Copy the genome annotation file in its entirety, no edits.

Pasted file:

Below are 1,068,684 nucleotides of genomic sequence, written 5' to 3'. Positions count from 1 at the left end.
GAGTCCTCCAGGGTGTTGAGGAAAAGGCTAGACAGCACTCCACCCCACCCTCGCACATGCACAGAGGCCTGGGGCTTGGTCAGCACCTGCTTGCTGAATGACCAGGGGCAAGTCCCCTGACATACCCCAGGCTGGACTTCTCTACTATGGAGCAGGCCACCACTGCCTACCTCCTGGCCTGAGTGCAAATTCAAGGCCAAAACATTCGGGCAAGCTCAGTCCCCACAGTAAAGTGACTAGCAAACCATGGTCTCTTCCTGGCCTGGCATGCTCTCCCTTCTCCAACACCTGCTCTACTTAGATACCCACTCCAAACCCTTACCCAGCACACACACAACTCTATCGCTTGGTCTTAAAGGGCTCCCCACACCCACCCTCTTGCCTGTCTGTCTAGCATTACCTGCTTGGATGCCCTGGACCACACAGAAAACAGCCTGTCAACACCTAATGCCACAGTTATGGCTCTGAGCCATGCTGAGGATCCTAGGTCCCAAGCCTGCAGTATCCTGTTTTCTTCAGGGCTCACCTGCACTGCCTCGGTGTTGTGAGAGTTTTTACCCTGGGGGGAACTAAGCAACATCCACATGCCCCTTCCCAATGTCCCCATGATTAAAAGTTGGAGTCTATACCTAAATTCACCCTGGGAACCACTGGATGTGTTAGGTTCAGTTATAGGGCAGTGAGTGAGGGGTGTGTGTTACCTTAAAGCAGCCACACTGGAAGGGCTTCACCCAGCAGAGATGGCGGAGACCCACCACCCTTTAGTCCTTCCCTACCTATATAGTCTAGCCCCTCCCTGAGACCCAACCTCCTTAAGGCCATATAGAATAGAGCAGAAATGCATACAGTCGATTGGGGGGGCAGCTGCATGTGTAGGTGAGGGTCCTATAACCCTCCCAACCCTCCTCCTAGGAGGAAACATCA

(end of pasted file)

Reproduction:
Below are 1,068,684 nucleotides of genomic sequence, written 5' to 3'. Positions count from 1 at the left end.
GAGTCCTCCAGGGTGTTGAGGAAAAGGCTAGACAGCACTCCACCCCACCCTCGCACATGCACAGAGGCCTGGGGCTTGGTCAGCACCTGCTTGCTGAATGACCAGGGGCAAGTCCCCTGACATACCCCAGGCTGGACTTCTCTACTATGGAGCAGGCCACCACTGCCTACCTCCTGGCCTGAGTGCAAATTCAAGGCCAAAACATTCGGGCAAGCTCAGTCCCCACAGTAAAGTGACTAGCAAACCATGGTCTCTTCCTGGCCTGGCATGCTCTCCCTTCTCCAACACCTGCTCTACTTAGATACCCACTCCAAACCCTTACCCAGCACACACACAACTCTATCGCTTGGTCTTAAAGGGCTCCCCACACCCACCCTCTTGCCTGTCTGTCTAGCATTACCTGCTTGGATGCCCTGGACCACACAGAAAACAGCCTGTCAACACCTAATGCCACAGTTATGGCTCTGAGCCATGCTGAGGATCCTAGGTCCCAAGCCTGCAGTATCCTGTTTTCTTCAGGGCTCACCTGCACTGCCTCGGTGTTGTGAGAGTTTTTACCCTGGGGGGAACTAAGCAACATCCACATGCCCCTTCCCAATGTCCCCATGATTAAAAGTTGGAGTCTATACCTAAATTCACCCTGGGAACCACTGGATGTGTTAGGTTCAGTTATAGGGCAGTGAGTGAGGGGTGTGTGTTACCTTAAAGCAGCCACACTGGAAGGGCTTCACCCAGCAGAGATGGCGGAGACCCACCACCCTTTAGTCCTTCCCTACCTATATAGTCTAGCCCCTCCCTGAGACCCAACCTCCTTAAGGCCATATAGAATAGAGCAGAAATGCATACAGTCGATTGGGGGGGCAGCTGCATGTGTAGGTGAGGGTCCTATAACCCTCCCAACCCTCCTCCTAGGAGGAAACATCA